When the edges of your mirror are flaking
Repairing a Flaking Mirror
by Dollar Stretcher Contributors
Repairing a Flaking Mirror
I live in a fairly new home (six years old), but the mirror in my second bathroom is already starting to wear away on the edges. I think it's called "silvering." We tried to frame the mirror to hide the edges, but no adhesive seems to adhere the wood to the mirror. I don't know what else to do. I guess we could try to replace the mirror, but it's held onto the wall with clips. We are afraid we would end up tearing up the wall underneath if we tried that. Do you have any suggestions?
Try Clear Silicone Caulk
You can "glue" the wood to the mirror with clear silicone caulk with great success.
Bri in Austin, TX
First use masking paper (or newspaper) and masking tape to mask off the wall all around the mirror. Then tape off in the center of the mirror but leave a one- or two-inch "frame" around all four sides exposed. Make sure the tape is pressed onto the mirror very well. Next spray a primer like "Cover Stain" from Home Depot or Lowes on the exposed area to create a framed border around all four sides of the mirror. Wait until it is dry and then spray several coats (let dry between coats) of a pretty color of spray paint. Let it dry 24 hours. Then very carefully pull off all the masking paper and tape. Be careful especially with the tape that is on the mirror right next to the painted border. You may need to cut the edge of the tape with a knife so that it won't pull the paint off the mirror as you remove the tape. You'll have a beautifully framed mirror with no signs of silvering.
Solve with Wallpaper
When I was repairing a flaking mirror, I finally solved the problem by buying a strip of wallpaper type roll with a pretty pattern and applied it as a frame around the mirror
Putty in Place
We bought a trailer that had a large mounted mirror with a blemish in it. I already had a small framed mirror with a "unicorn" design etched into it. I took the frame off the small mirror and adhered it to the large mirror with sticky putty purchased at a dollar store. This putty is in small sticks that you "knead" until soft and then place on whatever needs to be stuck up. The small mirror has not come off and has been on for several months. This putty should be strong enough to hold framing material in place around the mirror. For a dollar it is worth trying.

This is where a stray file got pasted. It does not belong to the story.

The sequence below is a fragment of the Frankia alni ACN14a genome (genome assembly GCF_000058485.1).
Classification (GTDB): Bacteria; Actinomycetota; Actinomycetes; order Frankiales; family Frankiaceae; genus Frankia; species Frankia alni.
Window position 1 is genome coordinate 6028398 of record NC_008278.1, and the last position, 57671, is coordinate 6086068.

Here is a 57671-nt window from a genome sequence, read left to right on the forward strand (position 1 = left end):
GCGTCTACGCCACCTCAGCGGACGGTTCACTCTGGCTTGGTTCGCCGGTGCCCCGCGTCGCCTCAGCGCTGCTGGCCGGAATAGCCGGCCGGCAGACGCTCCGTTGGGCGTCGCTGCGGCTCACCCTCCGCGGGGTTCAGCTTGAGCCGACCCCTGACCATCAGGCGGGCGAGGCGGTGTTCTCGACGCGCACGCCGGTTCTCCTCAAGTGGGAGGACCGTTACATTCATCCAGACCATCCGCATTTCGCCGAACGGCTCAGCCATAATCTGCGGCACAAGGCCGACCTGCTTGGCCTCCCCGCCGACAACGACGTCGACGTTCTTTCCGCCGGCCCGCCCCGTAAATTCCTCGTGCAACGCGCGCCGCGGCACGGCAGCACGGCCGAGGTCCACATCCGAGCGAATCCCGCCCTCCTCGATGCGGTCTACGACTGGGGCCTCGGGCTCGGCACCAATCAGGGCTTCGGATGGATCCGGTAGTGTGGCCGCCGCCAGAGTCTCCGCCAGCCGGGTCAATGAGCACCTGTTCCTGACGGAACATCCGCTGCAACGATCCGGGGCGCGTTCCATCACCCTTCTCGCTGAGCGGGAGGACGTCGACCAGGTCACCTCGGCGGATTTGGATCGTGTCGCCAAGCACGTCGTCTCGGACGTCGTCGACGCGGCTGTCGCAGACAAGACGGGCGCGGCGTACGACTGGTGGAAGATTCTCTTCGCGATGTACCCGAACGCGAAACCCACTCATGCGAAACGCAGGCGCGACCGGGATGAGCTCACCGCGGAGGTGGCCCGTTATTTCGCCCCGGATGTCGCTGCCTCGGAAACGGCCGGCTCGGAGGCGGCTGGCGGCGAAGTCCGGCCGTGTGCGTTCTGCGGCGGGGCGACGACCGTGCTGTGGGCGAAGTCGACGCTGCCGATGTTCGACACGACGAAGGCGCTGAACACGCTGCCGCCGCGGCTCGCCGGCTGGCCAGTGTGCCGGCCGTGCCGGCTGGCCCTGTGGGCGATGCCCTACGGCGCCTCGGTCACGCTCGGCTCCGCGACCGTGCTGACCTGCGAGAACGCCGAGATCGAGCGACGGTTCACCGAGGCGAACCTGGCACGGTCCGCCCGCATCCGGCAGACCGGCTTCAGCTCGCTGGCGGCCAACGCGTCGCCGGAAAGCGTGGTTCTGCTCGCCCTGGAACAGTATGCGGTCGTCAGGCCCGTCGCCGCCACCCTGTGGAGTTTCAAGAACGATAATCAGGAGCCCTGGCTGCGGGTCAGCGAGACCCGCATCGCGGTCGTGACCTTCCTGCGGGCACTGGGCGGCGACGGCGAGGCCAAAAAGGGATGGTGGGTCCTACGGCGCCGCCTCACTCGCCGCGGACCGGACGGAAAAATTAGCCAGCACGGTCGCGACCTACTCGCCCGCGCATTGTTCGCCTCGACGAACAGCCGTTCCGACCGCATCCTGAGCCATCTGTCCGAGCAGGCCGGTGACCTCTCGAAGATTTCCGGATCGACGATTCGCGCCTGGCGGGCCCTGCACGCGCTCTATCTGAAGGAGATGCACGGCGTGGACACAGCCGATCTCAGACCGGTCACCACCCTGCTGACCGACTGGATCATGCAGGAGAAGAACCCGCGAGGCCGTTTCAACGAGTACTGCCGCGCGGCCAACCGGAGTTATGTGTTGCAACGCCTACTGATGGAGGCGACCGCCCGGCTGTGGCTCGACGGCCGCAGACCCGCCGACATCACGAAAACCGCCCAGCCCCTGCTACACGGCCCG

I'm not sure how to repair silvering, but I do know how to avoid it. Silvering is caused by moisture (water) getting under the edge of the mirror.
The most common place for silvering to occur is at the lower edge of the mirror above the faucets and, for mirrors close to showers, along all of the edges due to the humidity caused from hot showers.
To avoid this, keep the mirror as dry as possible. Quickly wipe splashes off the mirror when brushing your teeth, etc. When you clean with spray, spray the towel or newspaper you are using to wipe the mirror with rather than spraying directly on the mirror. This will prevent drips from running down the mirror and causing the silvering. When showering, use a vent fan to keep humidity down or leave the bathroom door open following your showers to let the humidity escape the bathroom.
Frame with Greenery
I have a friend who just turned her mirror upside down and hot glued some silk flowers and greenery across the top to hide the flaking at the bottom of the mirror. Looks great. You could also use a strip of wallpaper border that matches the room.
Shop home improvement for great prices at Overstock.com.
Edge with Glass Tiles
Get some glass tiles and adhesive. Make a pattern around the edge. You can either grout or not. It's your choice.
Take the Next Step:
- Looking for great deals on all your home decorating needs? Overstock.com is the answer!
- Could spending 5 minutes reading a newsletter twice a week save you time and money every day? Dollar Stretcher Tips readers think so. Subscribe and find out how many ideas stretch your day and your dollar! Subscribers get a copy of our ebook Little Luxuries: 130 Ways to Live Better...For Less for FREE.
Share your thoughts about this article with the editor
Trending on TDS
Helpful Tools & Resources
- Should I use a HELOC for home remodeling and repairs?
- Should I refinance my mortgage?
- Compare HELOC rates
- Check for a lower homeowners insurance rate
- Mortgage calculator: Calculate your payment and more
- Home equity calculator: HELOC vs. line of credit
- How much can additional payments save me on my mortgage?